Can a Divorce Change My Credit Score?
Your marital status does not appear on any credit reports, so changing it would not change your score. However, other aspects of divorce can cause your score to change drastically. Many factors go into calculating a credit score, which means that your credit score could change over the course of your divorce proceedings. If your spouse took out a credit card in their name and maxed it out, you may be left with half the bill after divorce. This would cause your revolving credit utilization to spike, lowering your score tremendously.
Joint accounts also stay listed on your credit report, even if the courts don’t order joint responsibility. If the divorce decree states that your spouse is the sole responsible party for a joint account, the creditor will still come after you for failing to pay it.
What If My Spouse Racks Up Debt During Separation?
It’s important to remember that credit card companies don’t honor a divorce agreement. If your ex or soon-to-be-ex-spouse racks up credit card debt just before divorce, the judge may order that they pay the bill. Your credit card company likely won’t care that you just went through an emotionally tense experience. They may agree to push back the due date by a few days, but they don’t care where the money comes from. Closing any joint accounts is important to prevent incurring more debt before the divorce is finalized. Make sure your ex-spouse is no longer an authorized user on any accounts solely in your name. This can help prevent a legal headache later on.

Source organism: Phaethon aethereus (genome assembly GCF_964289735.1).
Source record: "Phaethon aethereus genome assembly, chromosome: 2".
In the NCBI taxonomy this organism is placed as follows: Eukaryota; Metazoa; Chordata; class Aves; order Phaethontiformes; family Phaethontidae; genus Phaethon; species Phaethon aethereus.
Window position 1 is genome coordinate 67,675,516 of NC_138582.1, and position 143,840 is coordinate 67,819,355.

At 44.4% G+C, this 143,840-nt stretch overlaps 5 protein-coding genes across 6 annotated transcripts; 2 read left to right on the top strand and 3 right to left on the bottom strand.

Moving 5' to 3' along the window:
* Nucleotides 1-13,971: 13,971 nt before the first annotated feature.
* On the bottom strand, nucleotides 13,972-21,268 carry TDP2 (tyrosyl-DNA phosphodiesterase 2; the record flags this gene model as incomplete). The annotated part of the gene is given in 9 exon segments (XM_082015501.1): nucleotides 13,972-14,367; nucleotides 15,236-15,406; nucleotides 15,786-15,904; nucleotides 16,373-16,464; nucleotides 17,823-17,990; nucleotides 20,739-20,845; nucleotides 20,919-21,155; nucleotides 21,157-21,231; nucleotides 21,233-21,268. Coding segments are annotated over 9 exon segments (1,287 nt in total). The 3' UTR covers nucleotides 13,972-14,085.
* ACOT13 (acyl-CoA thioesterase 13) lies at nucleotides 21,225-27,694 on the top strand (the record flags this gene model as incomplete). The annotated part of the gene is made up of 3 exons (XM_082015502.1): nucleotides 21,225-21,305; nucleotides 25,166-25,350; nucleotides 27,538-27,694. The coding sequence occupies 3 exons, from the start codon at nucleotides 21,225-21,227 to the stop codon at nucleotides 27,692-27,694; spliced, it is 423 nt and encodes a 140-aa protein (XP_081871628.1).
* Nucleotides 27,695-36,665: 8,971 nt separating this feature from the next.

Options for Handling Joint Credit Card Debt After Divorce
Paying off debt can take years of scrimping and saving. Paying a debt that isn’t yours can make this process even more bitter and stressful. If you were left holding the bill after divorce proceedings, you have options available. Many debts listed in a divorce decree can’t be discharged with Chapter 7 bankruptcy, but Chapter 13 can help.
Chapter 13 bankruptcy allows you to pay off a large amount of debt in a short time frame (3-5 years). Any debt remaining after the payoff time is over is wiped away. Chapter 13 bankruptcy can prevent you from spending decades of your life paying off a never-ending stream of debt. At Eric Wilson Law, we can guide you through this process and see you through to the other side. We can also give you the tools you need to live debt-free after divorce.
Eric Wilson Can Help You Protect Your Assets
At Eric Wilson Law, our Tuscaloosa bankruptcy attorneys want to help. We know that divorce and bankruptcy are closely related. Filing for bankruptcy shortly after divorce can be a stressful and overwhelming experience. We can help make this process as smooth as possible for you. Eric Wilson is an efficient Alabama bankruptcy attorney with more than 25 years of experience helping individuals navigate bankruptcy. Let us use our decades of experience to help you. We can provide personalized strategies that work best for your unique situation. Call us today at 205-349-1280 to schedule a free consultation.